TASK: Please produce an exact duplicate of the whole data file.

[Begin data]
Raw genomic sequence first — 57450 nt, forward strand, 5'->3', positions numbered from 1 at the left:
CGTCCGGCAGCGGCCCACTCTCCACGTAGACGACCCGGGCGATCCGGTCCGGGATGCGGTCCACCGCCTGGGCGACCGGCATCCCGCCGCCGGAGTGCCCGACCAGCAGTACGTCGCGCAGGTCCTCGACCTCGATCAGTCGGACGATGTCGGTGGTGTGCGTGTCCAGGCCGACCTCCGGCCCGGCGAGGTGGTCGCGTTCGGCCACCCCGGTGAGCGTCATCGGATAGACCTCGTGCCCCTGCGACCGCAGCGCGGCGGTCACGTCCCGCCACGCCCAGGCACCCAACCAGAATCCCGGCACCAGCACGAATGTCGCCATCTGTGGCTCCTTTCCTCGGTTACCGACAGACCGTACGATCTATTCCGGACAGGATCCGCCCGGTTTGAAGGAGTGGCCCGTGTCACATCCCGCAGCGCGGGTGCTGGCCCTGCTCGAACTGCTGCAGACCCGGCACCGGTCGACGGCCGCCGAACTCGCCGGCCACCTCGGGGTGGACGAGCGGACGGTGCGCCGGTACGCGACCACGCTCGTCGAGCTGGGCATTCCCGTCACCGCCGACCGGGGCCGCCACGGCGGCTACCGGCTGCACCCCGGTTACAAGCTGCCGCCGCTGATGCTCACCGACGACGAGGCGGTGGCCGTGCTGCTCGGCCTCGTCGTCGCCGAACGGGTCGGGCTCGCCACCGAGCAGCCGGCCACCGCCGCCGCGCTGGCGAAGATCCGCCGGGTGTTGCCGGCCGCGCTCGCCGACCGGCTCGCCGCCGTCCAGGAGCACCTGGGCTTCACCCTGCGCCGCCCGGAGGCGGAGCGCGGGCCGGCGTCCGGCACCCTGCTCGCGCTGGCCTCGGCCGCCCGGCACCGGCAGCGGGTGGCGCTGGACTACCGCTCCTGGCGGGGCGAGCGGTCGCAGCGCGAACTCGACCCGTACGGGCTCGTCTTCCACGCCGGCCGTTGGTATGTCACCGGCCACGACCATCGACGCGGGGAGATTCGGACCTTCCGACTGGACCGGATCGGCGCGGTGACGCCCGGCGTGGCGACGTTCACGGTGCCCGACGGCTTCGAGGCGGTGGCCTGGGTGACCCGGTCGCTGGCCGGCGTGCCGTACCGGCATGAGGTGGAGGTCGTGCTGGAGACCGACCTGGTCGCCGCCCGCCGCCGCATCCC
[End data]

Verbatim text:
Raw genomic sequence first — 57450 nt, forward strand, 5'->3', positions numbered from 1 at the left:
CGTCCGGCAGCGGCCCACTCTCCACGTAGACGACCCGGGCGATCCGGTCCGGGATGCGGTCCACCGCCTGGGCGACCGGCATCCCGCCGCCGGAGTGCCCGACCAGCAGTACGTCGCGCAGGTCCTCGACCTCGATCAGTCGGACGATGTCGGTGGTGTGCGTGTCCAGGCCGACCTCCGGCCCGGCGAGGTGGTCGCGTTCGGCCACCCCGGTGAGCGTCATCGGATAGACCTCGTGCCCCTGCGACCGCAGCGCGGCGGTCACGTCCCGCCACGCCCAGGCACCCAACCAGAATCCCGGCACCAGCACGAATGTCGCCATCTGTGGCTCCTTTCCTCGGTTACCGACAGACCGTACGATCTATTCCGGACAGGATCCGCCCGGTTTGAAGGAGTGGCCCGTGTCACATCCCGCAGCGCGGGTGCTGGCCCTGCTCGAACTGCTGCAGACCCGGCACCGGTCGACGGCCGCCGAACTCGCCGGCCACCTCGGGGTGGACGAGCGGACGGTGCGCCGGTACGCGACCACGCTCGTCGAGCTGGGCATTCCCGTCACCGCCGACCGGGGCCGCCACGGCGGCTACCGGCTGCACCCCGGTTACAAGCTGCCGCCGCTGATGCTCACCGACGACGAGGCGGTGGCCGTGCTGCTCGGCCTCGTCGTCGCCGAACGGGTCGGGCTCGCCACCGAGCAGCCGGCCACCGCCGCCGCGCTGGCGAAGATCCGCCGGGTGTTGCCGGCCGCGCTCGCCGACCGGCTCGCCGCCGTCCAGGAGCACCTGGGCTTCACCCTGCGCCGCCCGGAGGCGGAGCGCGGGCCGGCGTCCGGCACCCTGCTCGCGCTGGCCTCGGCCGCCCGGCACCGGCAGCGGGTGGCGCTGGACTACCGCTCCTGGCGGGGCGAGCGGTCGCAGCGCGAACTCGACCCGTACGGGCTCGTCTTCCACGCCGGCCGTTGGTATGTCACCGGCCACGACCATCGACGCGGGGAGATTCGGACCTTCCGACTGGACCGGATCGGCGCGGTGACGCCCGGCGTGGCGACGTTCACGGTGCCCGACGGCTTCGAGGCGGTGGCCTGGGTGACCCGGTCGCTGGCCGGCGTGCCGTACCGGCATGAGGTGGAGGTCGTGCTGGAGACCGACCTGGTCGCCGCCCGCCGCCGCATCCC